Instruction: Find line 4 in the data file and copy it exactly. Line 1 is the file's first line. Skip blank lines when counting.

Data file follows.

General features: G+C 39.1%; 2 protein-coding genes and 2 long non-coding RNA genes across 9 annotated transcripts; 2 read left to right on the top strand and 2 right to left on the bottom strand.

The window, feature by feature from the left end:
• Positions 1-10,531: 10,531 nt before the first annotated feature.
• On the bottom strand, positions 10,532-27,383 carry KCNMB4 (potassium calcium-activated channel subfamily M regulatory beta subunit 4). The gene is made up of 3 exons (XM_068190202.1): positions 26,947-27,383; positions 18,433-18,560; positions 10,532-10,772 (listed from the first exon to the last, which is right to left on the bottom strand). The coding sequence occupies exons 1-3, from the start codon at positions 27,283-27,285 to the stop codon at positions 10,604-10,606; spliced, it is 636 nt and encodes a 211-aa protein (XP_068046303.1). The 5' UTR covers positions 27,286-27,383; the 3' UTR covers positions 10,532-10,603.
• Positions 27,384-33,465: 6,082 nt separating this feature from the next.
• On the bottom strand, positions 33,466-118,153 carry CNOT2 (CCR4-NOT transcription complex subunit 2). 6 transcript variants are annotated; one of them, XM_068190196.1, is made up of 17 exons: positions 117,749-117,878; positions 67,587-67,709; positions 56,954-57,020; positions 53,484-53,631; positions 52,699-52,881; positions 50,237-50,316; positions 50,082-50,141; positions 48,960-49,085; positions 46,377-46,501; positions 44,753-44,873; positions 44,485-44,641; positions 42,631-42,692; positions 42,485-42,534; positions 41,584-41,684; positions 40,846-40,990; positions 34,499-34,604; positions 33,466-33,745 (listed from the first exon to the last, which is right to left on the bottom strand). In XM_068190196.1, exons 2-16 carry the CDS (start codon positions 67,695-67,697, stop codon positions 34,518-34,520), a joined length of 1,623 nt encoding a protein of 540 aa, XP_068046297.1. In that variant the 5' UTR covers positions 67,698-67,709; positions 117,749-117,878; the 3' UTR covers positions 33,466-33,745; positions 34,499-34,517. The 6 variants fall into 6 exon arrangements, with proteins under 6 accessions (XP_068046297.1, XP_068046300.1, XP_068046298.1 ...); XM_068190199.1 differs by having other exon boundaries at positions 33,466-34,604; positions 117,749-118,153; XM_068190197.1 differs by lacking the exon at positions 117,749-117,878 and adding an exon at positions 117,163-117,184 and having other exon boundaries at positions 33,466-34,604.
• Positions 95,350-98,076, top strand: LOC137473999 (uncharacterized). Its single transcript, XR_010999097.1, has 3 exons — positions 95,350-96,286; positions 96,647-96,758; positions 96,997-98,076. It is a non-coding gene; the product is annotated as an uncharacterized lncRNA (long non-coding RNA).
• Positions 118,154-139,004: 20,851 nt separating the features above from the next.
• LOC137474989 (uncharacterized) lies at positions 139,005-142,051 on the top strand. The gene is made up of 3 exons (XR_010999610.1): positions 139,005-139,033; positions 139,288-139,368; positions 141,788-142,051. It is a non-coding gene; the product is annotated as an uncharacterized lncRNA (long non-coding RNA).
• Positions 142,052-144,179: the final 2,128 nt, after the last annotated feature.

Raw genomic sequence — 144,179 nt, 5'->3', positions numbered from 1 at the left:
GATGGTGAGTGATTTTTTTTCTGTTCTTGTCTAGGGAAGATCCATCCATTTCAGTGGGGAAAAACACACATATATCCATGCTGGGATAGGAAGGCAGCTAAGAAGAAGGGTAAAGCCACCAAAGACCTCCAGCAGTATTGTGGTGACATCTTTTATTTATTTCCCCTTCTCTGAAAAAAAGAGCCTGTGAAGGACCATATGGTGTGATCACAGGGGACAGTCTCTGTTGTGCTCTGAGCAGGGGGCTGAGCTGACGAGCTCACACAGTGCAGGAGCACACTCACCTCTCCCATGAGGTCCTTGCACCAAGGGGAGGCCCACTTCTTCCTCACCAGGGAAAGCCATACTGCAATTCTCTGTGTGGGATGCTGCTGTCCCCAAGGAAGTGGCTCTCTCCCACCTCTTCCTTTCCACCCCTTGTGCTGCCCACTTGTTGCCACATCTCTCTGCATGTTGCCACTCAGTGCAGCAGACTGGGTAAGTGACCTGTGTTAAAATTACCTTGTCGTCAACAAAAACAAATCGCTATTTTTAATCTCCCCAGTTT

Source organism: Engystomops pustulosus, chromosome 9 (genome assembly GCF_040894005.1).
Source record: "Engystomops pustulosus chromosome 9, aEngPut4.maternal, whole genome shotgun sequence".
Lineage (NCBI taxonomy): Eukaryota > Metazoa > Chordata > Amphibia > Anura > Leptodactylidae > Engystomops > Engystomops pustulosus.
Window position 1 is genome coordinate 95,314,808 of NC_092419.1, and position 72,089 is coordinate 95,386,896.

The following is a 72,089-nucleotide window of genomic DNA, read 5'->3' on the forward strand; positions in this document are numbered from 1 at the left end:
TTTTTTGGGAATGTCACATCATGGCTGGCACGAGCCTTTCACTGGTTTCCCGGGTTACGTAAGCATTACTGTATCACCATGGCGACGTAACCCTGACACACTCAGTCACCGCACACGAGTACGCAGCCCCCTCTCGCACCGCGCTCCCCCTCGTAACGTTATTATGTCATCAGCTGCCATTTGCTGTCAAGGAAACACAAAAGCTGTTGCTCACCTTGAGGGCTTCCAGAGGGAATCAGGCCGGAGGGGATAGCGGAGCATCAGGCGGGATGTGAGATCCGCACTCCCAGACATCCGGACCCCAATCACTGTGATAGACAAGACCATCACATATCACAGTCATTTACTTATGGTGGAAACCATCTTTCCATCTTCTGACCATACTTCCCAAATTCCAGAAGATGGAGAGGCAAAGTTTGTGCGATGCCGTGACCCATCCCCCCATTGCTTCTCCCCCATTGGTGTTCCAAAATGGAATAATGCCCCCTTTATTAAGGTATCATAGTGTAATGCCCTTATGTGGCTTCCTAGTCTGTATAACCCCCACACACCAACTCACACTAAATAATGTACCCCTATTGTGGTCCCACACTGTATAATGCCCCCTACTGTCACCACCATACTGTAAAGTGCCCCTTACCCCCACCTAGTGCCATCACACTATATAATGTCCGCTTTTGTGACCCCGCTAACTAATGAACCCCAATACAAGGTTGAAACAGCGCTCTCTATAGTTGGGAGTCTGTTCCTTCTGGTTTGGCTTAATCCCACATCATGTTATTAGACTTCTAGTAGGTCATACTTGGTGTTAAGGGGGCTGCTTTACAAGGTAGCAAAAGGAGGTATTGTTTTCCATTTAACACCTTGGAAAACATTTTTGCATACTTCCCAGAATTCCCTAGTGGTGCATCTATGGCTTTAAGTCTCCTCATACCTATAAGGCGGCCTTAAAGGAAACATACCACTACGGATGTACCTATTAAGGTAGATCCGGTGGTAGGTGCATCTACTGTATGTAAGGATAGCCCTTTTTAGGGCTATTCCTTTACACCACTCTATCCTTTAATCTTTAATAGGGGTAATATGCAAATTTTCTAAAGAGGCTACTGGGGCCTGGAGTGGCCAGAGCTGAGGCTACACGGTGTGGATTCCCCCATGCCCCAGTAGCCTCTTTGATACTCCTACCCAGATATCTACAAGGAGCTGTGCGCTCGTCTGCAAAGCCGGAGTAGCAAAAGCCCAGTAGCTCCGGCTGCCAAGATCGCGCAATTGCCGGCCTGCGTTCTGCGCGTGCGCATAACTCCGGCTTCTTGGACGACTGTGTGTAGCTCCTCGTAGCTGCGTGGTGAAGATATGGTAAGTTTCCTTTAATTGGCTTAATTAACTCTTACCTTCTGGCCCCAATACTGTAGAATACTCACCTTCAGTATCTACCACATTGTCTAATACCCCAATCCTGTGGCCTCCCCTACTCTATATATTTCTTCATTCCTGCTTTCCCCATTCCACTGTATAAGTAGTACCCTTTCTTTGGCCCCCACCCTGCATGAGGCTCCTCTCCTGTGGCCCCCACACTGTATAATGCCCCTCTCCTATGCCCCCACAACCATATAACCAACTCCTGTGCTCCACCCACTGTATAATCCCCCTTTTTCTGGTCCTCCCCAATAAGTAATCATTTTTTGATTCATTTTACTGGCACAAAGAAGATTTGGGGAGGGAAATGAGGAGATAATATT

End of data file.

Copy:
• On the bottom strand, positions 10,532-27,383 carry KCNMB4 (potassium calcium-activated channel subfamily M regulatory beta subunit 4). The gene is made up of 3 exons (XM_068190202.1): positions 26,947-27,383; positions 18,433-18,560; positions 10,532-10,772 (listed from the first exon to the last, which is right to left on the bottom strand). The coding sequence occupies exons 1-3, from the start codon at positions 27,283-27,285 to the stop codon at positions 10,604-10,606; spliced, it is 636 nt and encodes a 211-aa protein (XP_068046303.1). The 5' UTR covers positions 27,286-27,383; the 3' UTR covers positions 10,532-10,603.